The Work Placement module allows you to develop your skills in a work environment and gain vital experience to put you ahead in your future career.

This allows you to gain experience in, for example, a workplace such as a local newspaper or as a writer-in-residence. You will then use the skills you have learnt on your course in order to reflect critically on the world of work.

Study Abroad

Explore the opportunity to study part of your course abroad

As a student at the University of Chichester, you can explore opportunities to study abroad during your studies as you enrich and broaden your educational experiences.

Students who have undertaken this in the past have found it to be an amazing experience to broaden their horizons, a great opportunity to meet new people, undertake further travelling and to immerse themselves within a new culture.

You will be fully supported throughout the process to help find the right destination institution for you and your course. We can take you through everything that you will need to consider, from visas to financial support, to help ensure that you can get the best out of your time studying abroad.


Open up your future career options

Our Creative Writing and English graduates are highly valued by employers for their problem-solving and exceptional communication skills and often continue into a variety of diverse careers.

The key to a Creative Writing and English Literature degree is communication, and at Chichester we focus on your abilities in written and spoken expression.

Career paths include:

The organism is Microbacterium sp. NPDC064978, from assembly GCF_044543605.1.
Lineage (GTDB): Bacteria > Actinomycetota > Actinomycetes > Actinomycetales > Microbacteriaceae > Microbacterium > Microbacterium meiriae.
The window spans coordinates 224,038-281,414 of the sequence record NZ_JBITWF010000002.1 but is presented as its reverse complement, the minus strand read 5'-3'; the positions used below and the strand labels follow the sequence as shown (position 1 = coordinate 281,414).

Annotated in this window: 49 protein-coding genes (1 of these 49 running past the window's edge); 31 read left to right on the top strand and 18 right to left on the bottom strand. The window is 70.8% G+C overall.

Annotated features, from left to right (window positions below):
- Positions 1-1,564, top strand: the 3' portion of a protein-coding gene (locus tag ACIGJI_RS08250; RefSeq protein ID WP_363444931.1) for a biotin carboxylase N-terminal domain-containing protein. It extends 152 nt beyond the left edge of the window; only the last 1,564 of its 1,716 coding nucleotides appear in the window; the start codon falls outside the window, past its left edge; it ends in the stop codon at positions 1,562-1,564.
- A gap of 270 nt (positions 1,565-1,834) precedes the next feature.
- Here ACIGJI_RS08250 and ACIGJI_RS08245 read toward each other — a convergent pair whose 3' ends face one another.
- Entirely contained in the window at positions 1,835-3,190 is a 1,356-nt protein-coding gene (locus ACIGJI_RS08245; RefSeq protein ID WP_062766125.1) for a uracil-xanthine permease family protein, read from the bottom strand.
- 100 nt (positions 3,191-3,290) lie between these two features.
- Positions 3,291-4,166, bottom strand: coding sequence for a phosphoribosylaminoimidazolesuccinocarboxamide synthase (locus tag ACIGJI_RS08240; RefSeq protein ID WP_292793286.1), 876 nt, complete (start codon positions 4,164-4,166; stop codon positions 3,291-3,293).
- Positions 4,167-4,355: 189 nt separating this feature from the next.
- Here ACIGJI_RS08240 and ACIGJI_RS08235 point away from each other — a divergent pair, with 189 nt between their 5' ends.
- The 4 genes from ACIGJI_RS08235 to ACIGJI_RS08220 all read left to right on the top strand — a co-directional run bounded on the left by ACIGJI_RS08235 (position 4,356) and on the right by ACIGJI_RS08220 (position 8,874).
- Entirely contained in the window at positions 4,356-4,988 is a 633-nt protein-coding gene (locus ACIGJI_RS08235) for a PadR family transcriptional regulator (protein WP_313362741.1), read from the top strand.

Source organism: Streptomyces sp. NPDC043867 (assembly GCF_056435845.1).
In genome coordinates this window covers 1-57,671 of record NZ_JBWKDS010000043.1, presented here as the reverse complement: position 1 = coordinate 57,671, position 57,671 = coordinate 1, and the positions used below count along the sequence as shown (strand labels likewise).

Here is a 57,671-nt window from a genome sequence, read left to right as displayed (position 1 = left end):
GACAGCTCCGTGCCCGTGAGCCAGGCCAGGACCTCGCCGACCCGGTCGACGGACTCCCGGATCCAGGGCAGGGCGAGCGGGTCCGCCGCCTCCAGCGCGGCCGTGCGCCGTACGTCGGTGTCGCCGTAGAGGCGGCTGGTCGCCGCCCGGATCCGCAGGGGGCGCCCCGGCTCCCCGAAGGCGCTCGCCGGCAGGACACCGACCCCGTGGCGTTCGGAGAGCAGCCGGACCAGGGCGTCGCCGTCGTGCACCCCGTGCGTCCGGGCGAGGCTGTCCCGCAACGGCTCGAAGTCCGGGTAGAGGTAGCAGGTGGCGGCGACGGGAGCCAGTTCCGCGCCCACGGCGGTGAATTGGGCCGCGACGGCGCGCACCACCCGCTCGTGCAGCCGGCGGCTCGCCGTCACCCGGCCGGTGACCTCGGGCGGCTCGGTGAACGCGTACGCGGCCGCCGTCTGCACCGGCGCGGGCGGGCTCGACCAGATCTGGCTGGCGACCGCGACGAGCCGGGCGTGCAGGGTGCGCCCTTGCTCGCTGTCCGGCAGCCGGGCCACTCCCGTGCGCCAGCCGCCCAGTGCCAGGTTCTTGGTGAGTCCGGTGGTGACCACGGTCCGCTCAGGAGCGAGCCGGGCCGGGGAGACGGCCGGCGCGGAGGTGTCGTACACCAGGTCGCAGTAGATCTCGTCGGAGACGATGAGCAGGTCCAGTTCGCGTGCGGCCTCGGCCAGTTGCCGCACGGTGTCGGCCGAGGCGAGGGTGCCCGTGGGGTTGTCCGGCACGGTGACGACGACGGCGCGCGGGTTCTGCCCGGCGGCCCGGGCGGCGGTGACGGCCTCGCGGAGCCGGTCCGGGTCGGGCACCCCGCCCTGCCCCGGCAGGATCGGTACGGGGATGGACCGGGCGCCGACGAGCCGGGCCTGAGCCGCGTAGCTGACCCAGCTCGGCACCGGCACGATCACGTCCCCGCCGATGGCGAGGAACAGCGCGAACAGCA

• Novelist
  • Publishing
  • Teaching
  • Journalism
  • Copywriting
  • Marketing

Creative writing success

The last few years have shown a fabulous flowering of our Creative Writing students’ work. Many students at both undergraduate and postgraduate level have continued on to become published writers.

Many of our students publish and win prizes. In recent years students have gone on to publish novels and poetry collections, win prizes in major competitions such as the Bridport Prize and have poems and stories in magazines such as The Paris Review and Staple.

Former Chichester Creative Writing student Bethan Roberts has recently had her novel My Policeman adapted for the silver screen in a film starring Harry Styles and Emma Corrin, whilst others have also had work broadcast on BBC Radio 4.

Postgraduate pathways

University of Chichester alumni who have completed a full undergraduate degree at the University will receive a 15% discount on their postgraduate fees.

  • MA Creative Writing
  • PGCEs
  • Postgraduate Research (MPhil/PhD)

Course Costs

Course Fees 2024/25

UK fee
International fee

For further details about fees, please see our Tuition Fees page.

For further details about international scholarships, please see our Scholarships page.

To find out about any additional costs on this course, please see our Additional Costs page.

Entry Requirements

Typical Offer (individual offers may vary)

96 - 120
tariff points.
A Levels
including English Literature, English Language, English Language and Literature, Creative Writing or Drama at grade B or C.
Access to HE Diploma
with 12 level 3 credits worth of English units at Merit.
28 points
with English Higher at 4.
6.0 overall
with no element lower than 5.5.